What shall I say next? The Halicyans, the settlers among whom pay tenths, themselves have their lauds free from taxes. Were not they also compelled to give to the same Turpio fifteen thousand sesterces, when their tenths had been sold for a hundred medimni? If, as you are especially anxious to do, you could prove that these compliments all went to the farmers, and that none of them reached you, still these sums, taken and extorted as they were by your violence and injustice, ought to ensure your conviction; but, as you cannot persuade any one that you were so foolish as to wish Apronius and Turpio, two slaves, to become rich at your own risk and that of your children, do you think that any one will doubt that through the instrumentality of those emissaries all this money was really procured for you?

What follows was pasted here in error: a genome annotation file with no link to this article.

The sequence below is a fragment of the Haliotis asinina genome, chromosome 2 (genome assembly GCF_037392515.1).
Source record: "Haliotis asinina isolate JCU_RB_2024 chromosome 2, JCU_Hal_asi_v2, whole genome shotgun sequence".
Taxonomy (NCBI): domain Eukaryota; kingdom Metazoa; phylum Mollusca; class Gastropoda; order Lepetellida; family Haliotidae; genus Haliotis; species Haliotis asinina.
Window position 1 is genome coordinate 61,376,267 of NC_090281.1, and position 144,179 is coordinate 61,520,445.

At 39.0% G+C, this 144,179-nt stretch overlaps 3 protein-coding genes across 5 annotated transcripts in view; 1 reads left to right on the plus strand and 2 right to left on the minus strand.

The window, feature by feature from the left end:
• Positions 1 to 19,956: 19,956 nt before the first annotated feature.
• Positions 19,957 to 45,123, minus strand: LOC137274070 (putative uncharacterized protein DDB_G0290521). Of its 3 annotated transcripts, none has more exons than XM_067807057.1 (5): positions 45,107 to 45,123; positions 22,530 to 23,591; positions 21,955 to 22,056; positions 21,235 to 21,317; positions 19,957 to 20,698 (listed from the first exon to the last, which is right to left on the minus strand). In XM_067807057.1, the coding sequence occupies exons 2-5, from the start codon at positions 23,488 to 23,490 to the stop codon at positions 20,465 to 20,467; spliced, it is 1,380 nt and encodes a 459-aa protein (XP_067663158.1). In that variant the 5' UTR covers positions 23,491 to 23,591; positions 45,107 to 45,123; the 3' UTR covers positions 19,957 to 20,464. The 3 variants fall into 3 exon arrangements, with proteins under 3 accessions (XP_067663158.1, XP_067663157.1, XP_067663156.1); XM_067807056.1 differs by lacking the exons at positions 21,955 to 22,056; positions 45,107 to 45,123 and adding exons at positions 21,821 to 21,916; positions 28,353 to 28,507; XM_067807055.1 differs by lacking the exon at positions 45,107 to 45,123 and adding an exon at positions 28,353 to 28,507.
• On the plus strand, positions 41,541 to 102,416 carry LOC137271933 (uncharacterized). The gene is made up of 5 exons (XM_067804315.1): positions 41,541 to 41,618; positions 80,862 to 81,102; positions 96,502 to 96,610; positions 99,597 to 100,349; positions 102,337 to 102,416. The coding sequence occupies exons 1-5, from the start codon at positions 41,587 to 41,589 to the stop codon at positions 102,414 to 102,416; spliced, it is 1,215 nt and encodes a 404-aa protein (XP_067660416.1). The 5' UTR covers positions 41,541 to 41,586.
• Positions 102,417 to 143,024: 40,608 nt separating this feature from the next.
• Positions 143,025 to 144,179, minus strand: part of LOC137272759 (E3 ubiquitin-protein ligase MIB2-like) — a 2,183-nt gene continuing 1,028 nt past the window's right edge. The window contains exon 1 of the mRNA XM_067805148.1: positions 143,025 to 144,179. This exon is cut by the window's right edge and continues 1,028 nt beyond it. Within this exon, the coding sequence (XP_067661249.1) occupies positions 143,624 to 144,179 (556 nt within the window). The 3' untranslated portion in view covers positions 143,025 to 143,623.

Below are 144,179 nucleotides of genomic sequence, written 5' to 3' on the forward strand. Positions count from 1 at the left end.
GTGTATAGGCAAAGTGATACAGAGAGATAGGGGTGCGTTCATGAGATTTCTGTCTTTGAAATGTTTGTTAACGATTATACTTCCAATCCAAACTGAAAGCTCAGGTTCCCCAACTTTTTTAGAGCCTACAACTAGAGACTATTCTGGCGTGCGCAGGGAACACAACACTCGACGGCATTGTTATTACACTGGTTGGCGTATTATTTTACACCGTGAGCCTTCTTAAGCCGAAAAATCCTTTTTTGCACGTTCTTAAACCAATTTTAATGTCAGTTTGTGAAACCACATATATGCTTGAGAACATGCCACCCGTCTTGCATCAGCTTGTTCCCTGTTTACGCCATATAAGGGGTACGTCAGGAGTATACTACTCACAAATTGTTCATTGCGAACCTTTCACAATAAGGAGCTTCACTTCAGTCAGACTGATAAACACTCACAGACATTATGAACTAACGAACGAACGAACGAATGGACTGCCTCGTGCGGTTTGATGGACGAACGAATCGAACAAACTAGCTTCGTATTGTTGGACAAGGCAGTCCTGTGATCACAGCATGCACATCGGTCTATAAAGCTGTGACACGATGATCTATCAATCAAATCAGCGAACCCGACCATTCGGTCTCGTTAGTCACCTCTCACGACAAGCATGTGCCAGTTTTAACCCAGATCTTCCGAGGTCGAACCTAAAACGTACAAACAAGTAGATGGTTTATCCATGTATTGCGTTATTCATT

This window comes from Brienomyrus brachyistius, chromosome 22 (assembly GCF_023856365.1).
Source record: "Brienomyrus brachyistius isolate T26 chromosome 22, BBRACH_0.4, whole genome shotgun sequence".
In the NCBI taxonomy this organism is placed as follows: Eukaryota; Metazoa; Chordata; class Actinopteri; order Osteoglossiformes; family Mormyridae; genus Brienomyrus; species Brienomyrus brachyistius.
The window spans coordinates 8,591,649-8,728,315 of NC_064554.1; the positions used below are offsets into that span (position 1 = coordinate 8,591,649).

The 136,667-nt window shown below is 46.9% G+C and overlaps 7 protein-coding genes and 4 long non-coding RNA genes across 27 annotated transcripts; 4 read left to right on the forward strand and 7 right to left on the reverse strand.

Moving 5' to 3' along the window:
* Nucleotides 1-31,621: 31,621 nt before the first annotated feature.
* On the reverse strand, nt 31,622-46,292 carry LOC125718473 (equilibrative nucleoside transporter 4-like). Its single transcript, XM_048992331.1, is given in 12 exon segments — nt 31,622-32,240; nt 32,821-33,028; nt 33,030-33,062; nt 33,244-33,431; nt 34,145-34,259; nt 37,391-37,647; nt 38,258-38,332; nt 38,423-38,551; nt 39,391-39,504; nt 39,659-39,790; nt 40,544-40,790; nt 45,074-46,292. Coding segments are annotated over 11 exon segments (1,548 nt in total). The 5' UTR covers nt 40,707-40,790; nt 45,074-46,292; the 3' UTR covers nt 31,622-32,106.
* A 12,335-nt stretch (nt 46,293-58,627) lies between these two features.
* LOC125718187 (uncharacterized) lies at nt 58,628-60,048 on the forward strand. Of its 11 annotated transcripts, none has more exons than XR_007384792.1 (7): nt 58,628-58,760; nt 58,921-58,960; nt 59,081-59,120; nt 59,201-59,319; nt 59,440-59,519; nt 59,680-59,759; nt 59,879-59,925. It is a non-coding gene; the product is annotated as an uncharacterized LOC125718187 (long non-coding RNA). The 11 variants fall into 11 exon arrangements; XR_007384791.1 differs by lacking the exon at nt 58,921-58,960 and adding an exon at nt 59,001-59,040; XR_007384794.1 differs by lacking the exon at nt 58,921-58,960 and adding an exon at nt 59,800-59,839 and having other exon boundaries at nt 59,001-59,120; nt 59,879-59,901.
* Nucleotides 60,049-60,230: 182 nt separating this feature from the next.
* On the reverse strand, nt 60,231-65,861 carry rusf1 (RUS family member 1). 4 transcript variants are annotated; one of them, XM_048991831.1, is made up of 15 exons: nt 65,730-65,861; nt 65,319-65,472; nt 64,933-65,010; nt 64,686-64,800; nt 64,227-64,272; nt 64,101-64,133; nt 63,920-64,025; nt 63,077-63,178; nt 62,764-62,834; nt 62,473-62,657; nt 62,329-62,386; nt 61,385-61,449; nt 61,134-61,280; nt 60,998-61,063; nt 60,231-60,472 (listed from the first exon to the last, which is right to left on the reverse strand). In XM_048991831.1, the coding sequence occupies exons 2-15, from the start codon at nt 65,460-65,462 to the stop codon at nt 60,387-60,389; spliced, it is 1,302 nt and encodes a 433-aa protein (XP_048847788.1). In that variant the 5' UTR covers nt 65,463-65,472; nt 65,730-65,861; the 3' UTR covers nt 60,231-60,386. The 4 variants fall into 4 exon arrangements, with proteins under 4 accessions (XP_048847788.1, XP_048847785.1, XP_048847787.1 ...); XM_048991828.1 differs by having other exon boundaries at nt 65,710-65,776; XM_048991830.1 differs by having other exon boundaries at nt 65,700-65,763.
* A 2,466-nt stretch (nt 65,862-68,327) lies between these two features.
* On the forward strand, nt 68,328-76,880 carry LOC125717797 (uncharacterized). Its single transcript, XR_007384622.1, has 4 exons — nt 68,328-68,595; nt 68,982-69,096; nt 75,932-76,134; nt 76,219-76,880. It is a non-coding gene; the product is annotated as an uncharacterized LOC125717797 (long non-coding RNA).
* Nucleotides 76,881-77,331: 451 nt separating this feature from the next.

This text is part of:
Table of Contents:
The first oration against Verres.
THE FIRST BOOK OF THE SECOND PLEADING AGAINST CAIUS VERRES.
THE SECOND BOOK OF THE SECOND PLEADING AGAINST CAIUS VERRES.
THE THIRD BOOK OF THE SECOND PLEADING IN THE ACCUSATION AGAINST CAIUS VERRES.
THE FOURTH BOOK OF THE SECOND PLEADING IN THE PROSECUTION OF VERRES.
The Fifth Book of the Second Pleading in the Prosecution against Verres.
This work is licensed under a Creative Commons Attribution-ShareAlike 3.0 United States License.
An XML version of this text is available for download, with the additional restriction that you offer Perseus any modifications you make. Perseus provides credit for all accepted changes, storing new additions in a versioning system.